Building energy management systems (BEMS) for utility customers’ global spending will reach $41 million in 2012, growing at a compound annual growth rate (CAGR) of 29.2 percent through 2020, when the market will reach $319 million worldwide, according to a Pike Research report.
The US will remain the largest market over the forecast period, and is expected to be more than double the size of Western Europe, the next largest market, the report says.
Pike Research defines BEMS as IT-based monitoring and control systems that can provide information on the performance of some or all of the components of a building’s infrastructure, including its envelope, heating and ventilation, lighting, plug load, water use, occupancy and other resources.
Although BEMS vendors have traditionally focused on large enterprises as their clients, more utilities are considering BEMS, Pike Research says. Vendors’ energy management services can provide utilities with a new tool to boost effectiveness of their energy efficiency and demand-side management programs.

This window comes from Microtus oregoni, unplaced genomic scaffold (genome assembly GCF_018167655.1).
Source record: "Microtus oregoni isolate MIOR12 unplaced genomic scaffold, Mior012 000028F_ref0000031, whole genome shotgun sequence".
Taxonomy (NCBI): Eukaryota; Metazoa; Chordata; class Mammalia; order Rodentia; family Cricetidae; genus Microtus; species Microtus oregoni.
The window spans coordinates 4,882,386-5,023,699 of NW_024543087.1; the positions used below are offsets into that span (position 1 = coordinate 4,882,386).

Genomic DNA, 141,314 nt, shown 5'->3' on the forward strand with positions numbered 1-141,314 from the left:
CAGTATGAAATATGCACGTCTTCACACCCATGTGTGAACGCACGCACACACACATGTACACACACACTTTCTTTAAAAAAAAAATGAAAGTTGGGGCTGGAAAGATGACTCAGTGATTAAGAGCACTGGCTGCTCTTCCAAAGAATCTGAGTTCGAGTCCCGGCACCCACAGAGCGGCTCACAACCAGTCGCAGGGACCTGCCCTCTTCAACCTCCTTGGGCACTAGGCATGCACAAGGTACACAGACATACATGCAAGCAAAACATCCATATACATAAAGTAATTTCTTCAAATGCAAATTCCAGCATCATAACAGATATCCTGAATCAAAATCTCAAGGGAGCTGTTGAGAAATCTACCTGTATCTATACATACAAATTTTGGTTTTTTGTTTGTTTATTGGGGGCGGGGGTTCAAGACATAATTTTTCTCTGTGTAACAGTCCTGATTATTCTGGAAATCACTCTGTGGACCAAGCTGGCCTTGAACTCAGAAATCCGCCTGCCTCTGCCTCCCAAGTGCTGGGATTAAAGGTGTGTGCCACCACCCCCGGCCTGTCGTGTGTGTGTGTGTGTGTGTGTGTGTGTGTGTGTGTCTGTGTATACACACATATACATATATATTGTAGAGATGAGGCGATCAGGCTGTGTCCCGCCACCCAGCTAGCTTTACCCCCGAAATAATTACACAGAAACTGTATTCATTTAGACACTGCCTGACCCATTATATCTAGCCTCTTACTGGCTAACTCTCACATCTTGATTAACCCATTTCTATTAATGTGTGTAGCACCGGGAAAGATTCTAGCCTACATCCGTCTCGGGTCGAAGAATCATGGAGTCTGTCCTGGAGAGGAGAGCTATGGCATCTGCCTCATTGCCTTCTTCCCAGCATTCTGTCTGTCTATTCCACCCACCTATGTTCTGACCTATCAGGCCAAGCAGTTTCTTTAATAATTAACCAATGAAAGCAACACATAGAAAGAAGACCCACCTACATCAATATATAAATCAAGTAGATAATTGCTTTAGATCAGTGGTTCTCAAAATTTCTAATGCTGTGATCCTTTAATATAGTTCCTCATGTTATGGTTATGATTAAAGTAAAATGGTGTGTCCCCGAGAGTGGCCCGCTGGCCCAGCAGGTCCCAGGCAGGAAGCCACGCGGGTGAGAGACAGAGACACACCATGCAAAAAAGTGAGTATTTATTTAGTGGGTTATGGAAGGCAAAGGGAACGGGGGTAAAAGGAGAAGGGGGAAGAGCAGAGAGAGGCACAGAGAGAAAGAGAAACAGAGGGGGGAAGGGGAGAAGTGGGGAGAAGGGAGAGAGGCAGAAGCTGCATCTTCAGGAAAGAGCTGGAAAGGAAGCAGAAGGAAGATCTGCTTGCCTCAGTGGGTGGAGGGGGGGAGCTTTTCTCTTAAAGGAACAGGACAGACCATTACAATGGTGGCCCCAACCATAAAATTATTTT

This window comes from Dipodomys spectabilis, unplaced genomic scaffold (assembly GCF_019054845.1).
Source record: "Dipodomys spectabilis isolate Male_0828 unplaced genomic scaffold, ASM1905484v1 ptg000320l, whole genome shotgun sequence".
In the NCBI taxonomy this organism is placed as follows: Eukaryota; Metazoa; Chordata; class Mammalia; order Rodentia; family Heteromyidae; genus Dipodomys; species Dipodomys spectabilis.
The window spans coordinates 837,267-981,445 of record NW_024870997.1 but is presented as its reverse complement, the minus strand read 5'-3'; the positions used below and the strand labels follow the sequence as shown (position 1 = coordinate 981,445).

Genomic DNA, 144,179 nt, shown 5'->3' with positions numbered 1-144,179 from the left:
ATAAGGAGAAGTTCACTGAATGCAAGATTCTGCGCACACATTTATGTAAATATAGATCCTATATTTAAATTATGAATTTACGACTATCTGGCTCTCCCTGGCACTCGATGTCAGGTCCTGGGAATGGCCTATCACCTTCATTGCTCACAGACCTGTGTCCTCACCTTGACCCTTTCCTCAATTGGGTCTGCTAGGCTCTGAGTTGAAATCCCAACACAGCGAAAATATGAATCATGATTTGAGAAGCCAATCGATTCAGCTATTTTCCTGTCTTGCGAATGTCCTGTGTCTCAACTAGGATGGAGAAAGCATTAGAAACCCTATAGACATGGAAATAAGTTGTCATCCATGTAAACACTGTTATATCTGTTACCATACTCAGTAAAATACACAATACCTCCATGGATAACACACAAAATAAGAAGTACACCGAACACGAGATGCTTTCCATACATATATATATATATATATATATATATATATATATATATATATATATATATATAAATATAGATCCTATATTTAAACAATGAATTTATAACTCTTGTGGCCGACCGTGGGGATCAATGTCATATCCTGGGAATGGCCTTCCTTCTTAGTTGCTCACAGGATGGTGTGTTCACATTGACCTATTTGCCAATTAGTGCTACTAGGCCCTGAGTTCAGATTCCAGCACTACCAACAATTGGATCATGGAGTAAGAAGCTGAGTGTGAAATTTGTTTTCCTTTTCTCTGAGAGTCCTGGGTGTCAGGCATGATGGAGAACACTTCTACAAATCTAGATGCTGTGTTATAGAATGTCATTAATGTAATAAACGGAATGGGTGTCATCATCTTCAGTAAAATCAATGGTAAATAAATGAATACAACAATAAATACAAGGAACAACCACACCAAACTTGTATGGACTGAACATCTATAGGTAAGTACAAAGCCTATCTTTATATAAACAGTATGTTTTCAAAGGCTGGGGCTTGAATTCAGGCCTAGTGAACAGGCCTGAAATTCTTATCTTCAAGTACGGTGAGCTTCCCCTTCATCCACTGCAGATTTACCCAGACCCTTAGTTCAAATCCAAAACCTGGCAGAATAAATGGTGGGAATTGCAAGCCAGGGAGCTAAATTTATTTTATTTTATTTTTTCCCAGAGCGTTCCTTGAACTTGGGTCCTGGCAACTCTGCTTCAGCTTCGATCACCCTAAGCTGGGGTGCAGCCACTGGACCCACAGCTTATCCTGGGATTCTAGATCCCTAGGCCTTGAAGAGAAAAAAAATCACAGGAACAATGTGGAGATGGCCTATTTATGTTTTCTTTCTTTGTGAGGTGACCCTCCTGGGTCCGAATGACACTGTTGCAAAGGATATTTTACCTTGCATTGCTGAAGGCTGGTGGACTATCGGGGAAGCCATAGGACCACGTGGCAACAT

Because of this, BEMS vendors should market their systems to utilities, which offer a new, large customer base.
Pike Research says only a handful of vendors and utilities currently work together, but more pilot programs are in the works and will be announced in 2013.
New mandates and regulations for utilities are driving the market, and utilities are realizing it’s less costly to employ an energy management system than it is to build a new generation plant.
BEMS vendors do face challenges in accessing the utility market, however. Pike Research says these hurdles include longer sales cycles and understanding each utility’s business strategies and different regulatory environments.
A Pike Research report published in September said the automated, or smart, building energy management systems market will almost quadruple in size and be worth more than $1 billion by 2020.